Wednesday, April 10, 2013

Low Number of Homes for Sale Is Not Due to Sellers Failing to List Their Homes

[Published April 11, 2013, in the Jeffco editions of the Denver Post's YourHub section and in five Jefferson County weekly newspapers]

On Monday, the National Association of Realtors’ daily news alert carried the headline, “Housing Shortage Will Dampen Spring Market.”  However, I think the NAR analysts are coming to a faulty conclusion — at least as it relates to the Denver market. 

Yes, the number of homes listed as “active” on Metrolist at the end of March was down 35.3% from March last year, but the number of homes entered on Metrolist from January through March 2013 was down only 5.2% from the number listed in the same period last year.  And the number of homes sold this March was up 16% over last year. That’s the #1 reason for the reduced number of active listings.

What the NAR analysts are saying, in effect, is that because new listings are selling so quickly, resulting in fewer available homes, we’re going to have a slow spring.

Nothing could be further from the truth.  Homeowners, realizing this is a seller’s market, will continue to put homes on the market as quickly as practical, and those homes will continue to sell quickly, often with multiple offers.  The spring real estate market will be on fire, not “dampened,” by the shortage of active listings.

The market is so hot that, in two instances last month, I recommended to my sellers that they accept offers that were contingent on their buyer’s home being sold — and the buyers’ homes were not even listed yet.  I analyzed the market in the two neighborhoods where the buyers’ homes were located (Sloan’s Lake for one and Trailmark for the other) and even visited the Sloan’s Lake home to see its condition and updates.  Based on the proposed listing prices, I could see that each home would sell within a week, and both homes did sell within a week. As a result, my sellers are happily moving toward closing on their homes.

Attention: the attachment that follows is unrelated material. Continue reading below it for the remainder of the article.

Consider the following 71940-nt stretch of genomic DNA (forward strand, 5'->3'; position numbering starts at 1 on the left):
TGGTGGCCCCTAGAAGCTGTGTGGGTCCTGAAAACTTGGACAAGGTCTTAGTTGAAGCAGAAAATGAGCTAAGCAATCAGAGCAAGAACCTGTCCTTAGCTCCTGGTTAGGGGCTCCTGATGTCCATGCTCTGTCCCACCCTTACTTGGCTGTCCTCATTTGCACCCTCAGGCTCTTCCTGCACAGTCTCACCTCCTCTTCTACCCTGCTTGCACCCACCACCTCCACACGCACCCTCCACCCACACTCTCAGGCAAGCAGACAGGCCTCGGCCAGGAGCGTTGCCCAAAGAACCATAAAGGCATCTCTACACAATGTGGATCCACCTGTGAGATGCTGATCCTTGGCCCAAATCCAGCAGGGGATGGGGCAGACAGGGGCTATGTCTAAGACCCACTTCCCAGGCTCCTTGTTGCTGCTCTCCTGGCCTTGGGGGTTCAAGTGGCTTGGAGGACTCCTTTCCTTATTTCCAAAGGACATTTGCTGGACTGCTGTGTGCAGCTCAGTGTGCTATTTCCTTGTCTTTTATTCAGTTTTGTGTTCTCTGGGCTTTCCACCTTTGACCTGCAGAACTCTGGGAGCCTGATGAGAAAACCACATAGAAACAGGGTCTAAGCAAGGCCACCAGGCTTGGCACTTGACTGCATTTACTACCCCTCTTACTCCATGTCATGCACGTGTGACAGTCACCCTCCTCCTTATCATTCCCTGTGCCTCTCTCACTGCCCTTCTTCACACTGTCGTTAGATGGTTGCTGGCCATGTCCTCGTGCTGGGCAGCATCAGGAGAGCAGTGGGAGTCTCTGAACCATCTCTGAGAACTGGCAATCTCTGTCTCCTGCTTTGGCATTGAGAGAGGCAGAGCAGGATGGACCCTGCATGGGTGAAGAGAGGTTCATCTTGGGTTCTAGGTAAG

In a “normal” market, no agent in his or her right mind would recommend taking an offer that was contingent on the sale of a house that wasn’t already under contract, much less not even listed.  But this is not a “normal” market.

In another instance, I had a listing in Golden that didn’t sell last year or the year before, but I knew the owners still wanted to sell. Because of how the market had turned, I urged them to put their home on the market one more time. They were burned out from the process and said, “No.” At that point I said, “Sign a two-week listing agreement. If it doesn’t sell in two weeks, it’s off the market.” They were leaving on a 2-week vacation anyway, so they agreed.  That house, which didn’t sell last fall for $550,000, was under contract for $570,000 in 12 days.

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